Your browser doesn't support javascript.
Show: 20 | 50 | 100
Results 1 - 6 de 6
Add filters

Year range
Article in English | WPRIM | ID: wpr-874453


Primary biliary cholangitis (PBC) causes chronic and persistent cholestasis in the liver, eventually resulting in cirrhosis and hepatic failure without appropriate treatment. PBC mainly develops in middle-aged women, but it is also common in young women and men. PBC is considered a model of autoimmune disease because of the presence of diseasespecific autoantibodies, that is, antimitochondrial antibodies (AMAs), intense infiltration of mononuclear cells into the bile ducts, and a high prevalence of autoimmune diseases such as comorbidities. Histologically, PBC is characterized by degeneration and necrosis of intrahepatic biliary epithelial cells surrounded by a dense infiltration of mononuclear cells, coined as chronic non-suppurative destructive cholangitis, which leads to destructive changes and the disappearance of small- or medium-sized bile ducts. Since 1990, early diagnosis with the detection of AMAs and introduction of ursodeoxycholic acid as first-line treatment has greatly altered the clinical course of PBC, and liver transplantation-free survival of patients with PBC is now comparable to that of the general population.

Gut and Liver ; : 430-438, 2020.
Article | WPRIM | ID: wpr-833115


Autoimmune hepatitis (AIH) is a chronic inflammatory liver disease, characterized by the elevation of aminotransferases, presence of anti-nuclear antibody or anti-smooth muscle antibody, elevated immunoglobulin G (IgG), and interface hepatitis/plasma-lymphocytic inflammation based on histology. Recent epidemiological studies have indicated an increasing trend in the prevalence of AIH worldwide, especially in male patients; this trend may suggest the alteration of environmental triggers of disease onset over time. As no disease-specific biomarker or histological finding is currently available, AIH requires a clinical diagnosis, and a validated diagnostic scoring system with acceptable specificity and sensitivity has been proposed. Regarding treatment, corticosteroids and azathioprine are recommended, and in those who exhibit an incomplete response or those who are intolerant to these drugs, second-line therapy, such as mycophenolate mofetil, is considered. Overall, the long-term outcome is excellent in patients with complete biochemical responses, while life-long maintenance treatment may be required since the cessation of immunosuppressive agents frequently leads to the relapse of the disease. Acute-onset AIH does occur, and the diagnosis is very challenging due to the lack of serum autoantibodies or elevated IgG. The unmet needs include earlier diagnosis, intervention with disseminated clinical practice guidelines, and recognition and improvement of patients’ health-related quality of life with the development of novel corticosteroid-free treatment regimens.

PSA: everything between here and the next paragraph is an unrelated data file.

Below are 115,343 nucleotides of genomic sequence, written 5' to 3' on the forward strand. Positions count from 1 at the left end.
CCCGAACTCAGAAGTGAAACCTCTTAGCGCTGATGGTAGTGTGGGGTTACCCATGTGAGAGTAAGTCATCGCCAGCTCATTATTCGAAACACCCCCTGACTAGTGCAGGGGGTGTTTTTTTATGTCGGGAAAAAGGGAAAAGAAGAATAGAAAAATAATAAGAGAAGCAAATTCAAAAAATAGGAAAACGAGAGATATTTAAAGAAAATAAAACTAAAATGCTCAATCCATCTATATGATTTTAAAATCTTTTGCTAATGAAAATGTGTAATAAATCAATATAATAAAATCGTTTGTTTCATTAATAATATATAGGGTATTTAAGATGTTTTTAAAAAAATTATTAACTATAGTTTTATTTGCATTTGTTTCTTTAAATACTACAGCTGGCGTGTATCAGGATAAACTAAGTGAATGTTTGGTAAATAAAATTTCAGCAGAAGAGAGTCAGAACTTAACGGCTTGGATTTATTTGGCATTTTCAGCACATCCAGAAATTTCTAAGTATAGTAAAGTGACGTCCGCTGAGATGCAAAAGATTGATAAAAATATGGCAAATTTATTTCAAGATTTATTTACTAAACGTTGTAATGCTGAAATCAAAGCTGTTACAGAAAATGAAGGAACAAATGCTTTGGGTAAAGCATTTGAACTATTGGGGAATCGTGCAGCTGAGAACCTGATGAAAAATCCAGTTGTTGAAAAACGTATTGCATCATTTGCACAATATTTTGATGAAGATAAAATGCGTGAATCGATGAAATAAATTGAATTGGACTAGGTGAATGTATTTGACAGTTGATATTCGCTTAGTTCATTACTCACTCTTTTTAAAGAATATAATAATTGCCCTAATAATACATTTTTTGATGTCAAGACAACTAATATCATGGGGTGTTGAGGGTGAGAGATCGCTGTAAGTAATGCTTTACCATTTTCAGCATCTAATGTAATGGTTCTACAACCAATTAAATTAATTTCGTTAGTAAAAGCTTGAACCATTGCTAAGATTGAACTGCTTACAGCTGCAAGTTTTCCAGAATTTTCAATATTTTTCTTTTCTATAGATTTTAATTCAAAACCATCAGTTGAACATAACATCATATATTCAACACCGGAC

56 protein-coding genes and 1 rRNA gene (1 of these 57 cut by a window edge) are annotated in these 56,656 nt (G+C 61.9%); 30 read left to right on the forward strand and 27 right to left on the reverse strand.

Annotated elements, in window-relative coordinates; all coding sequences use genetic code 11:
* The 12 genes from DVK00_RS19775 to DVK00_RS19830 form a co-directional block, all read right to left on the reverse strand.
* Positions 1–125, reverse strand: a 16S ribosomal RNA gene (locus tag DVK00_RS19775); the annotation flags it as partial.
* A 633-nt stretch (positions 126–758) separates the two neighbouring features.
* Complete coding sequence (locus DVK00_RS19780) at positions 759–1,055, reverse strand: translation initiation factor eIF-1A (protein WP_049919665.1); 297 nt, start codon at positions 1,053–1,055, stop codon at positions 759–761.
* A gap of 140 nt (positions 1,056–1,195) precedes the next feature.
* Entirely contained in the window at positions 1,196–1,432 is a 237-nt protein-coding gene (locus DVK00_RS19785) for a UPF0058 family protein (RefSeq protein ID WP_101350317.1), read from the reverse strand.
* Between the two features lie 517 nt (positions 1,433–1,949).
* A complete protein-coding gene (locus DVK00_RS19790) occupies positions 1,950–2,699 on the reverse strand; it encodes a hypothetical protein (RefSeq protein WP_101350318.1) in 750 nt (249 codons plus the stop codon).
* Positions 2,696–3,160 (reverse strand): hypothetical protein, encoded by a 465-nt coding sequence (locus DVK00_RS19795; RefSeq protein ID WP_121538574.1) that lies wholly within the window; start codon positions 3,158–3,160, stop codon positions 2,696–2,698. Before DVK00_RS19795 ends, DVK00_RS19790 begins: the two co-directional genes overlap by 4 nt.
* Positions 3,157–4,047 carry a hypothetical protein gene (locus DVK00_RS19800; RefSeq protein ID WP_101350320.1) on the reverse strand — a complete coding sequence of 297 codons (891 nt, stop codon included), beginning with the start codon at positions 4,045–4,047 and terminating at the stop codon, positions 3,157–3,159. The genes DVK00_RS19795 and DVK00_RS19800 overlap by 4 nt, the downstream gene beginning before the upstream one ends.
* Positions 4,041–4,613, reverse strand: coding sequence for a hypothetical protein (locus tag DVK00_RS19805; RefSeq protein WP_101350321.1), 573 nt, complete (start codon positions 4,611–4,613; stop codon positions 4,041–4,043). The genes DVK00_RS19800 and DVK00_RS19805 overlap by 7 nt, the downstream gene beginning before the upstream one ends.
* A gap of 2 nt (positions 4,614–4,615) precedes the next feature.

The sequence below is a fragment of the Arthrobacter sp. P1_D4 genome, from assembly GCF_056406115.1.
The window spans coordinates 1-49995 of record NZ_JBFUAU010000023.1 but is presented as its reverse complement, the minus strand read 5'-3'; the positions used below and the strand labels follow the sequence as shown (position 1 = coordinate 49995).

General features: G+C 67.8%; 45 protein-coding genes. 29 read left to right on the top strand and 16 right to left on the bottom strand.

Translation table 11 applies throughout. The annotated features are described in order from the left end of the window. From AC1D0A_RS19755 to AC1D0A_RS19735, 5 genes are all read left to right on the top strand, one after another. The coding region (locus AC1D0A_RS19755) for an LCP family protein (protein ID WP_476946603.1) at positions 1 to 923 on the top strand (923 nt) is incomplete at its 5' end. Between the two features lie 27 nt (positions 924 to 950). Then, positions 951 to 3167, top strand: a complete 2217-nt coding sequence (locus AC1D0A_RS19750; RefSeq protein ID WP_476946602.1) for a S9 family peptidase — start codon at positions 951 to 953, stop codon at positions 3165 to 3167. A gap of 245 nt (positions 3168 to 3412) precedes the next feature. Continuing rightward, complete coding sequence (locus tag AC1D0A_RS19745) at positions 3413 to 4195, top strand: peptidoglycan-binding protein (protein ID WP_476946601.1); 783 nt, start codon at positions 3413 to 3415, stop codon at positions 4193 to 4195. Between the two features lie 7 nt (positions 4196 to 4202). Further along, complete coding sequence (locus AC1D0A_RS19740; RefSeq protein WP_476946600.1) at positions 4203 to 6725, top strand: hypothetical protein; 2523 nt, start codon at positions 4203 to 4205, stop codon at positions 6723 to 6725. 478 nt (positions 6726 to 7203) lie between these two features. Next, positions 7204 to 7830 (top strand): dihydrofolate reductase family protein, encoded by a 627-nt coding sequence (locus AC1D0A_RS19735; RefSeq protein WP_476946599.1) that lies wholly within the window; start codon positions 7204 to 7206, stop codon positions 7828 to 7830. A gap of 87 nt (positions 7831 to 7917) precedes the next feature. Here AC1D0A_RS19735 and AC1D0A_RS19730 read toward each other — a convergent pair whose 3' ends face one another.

Gut and Liver ; : 300-307, 2019.
Article in English | WPRIM | ID: wpr-763849


Sclerosing cholangitis (SC) is defined as a condition with progressive stenosis and destruction of the bile ducts due to diffuse inflammation and fibrosis and currently includes three categories: primary sclerosing cholangitis (PSC), secondary cholangitis, and IgG4-related sclerosing cholangitis (IgG4-SC). SC categories share similar clinical features, such as cholestasis. Patients with SC present with cholestatic symptoms, including jaundice and pruritus, and blood tests reveal elevation of cholestatic enzymes. Cholangiography, endoscopic or magnetic, is inevitably required for making a diagnosis. Although the presentation of IgG4-SC and PSC are similar, the comorbidities, treatment response, and outcomes differ significantly, and therefore, it is strongly advisable to be familiar with these two diseases to make a correct diagnosis. Differentiation of cholangiocarcinoma from IgG4-SC and PSC is also extremely important. In this review, the clinical characteristics, comorbidities, treatment and outcomes of IgG4-SC and PSC will be outlined based on experience mainly from Japan.